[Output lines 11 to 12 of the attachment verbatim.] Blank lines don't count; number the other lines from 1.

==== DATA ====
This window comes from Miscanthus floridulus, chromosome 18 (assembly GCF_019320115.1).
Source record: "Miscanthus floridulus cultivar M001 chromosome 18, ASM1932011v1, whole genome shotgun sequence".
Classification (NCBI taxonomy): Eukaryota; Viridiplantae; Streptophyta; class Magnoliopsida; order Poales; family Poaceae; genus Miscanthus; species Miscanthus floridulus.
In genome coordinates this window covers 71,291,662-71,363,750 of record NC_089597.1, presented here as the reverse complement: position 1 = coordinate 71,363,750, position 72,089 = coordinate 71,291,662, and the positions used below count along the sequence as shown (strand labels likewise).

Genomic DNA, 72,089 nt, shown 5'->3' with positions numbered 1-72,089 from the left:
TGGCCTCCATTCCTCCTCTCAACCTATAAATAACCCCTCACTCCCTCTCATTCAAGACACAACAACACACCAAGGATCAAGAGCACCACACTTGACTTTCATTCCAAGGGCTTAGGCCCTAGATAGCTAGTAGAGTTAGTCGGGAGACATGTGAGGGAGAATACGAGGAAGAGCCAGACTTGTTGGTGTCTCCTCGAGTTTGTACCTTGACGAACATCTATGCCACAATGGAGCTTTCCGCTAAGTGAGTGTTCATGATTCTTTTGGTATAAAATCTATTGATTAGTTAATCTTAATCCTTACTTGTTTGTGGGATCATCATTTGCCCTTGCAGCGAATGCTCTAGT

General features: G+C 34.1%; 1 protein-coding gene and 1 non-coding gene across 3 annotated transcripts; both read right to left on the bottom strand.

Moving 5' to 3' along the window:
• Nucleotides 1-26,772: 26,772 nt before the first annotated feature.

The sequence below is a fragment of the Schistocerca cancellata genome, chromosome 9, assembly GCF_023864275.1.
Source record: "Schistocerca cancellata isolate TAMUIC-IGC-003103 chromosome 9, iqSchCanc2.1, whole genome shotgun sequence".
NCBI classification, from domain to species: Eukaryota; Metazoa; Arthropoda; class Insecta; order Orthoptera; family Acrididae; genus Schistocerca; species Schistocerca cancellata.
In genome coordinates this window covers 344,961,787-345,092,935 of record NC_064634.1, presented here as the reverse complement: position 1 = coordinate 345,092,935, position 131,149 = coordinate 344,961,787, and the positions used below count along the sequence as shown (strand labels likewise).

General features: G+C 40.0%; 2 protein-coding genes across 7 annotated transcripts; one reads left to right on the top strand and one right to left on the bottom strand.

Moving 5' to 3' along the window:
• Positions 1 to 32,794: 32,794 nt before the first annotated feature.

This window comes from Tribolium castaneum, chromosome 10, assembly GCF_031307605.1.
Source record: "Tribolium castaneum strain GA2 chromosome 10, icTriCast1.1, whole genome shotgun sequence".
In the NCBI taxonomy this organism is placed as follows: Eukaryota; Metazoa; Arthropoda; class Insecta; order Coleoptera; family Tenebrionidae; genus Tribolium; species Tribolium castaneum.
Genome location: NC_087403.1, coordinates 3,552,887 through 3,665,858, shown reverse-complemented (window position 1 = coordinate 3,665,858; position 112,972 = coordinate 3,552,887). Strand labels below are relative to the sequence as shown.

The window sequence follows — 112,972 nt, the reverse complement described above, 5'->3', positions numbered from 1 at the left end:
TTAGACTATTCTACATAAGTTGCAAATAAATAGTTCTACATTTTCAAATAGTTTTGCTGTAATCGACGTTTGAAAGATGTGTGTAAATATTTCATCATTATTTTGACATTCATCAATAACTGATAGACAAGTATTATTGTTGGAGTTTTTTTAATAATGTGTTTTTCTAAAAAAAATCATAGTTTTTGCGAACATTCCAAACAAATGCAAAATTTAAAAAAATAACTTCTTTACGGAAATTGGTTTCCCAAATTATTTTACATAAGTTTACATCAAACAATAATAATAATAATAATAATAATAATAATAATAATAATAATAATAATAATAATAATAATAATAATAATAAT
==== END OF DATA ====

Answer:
Source record: "Schistocerca cancellata isolate TAMUIC-IGC-003103 chromosome 9, iqSchCanc2.1, whole genome shotgun sequence".
NCBI classification, from domain to species: Eukaryota; Metazoa; Arthropoda; class Insecta; order Orthoptera; family Acrididae; genus Schistocerca; species Schistocerca cancellata.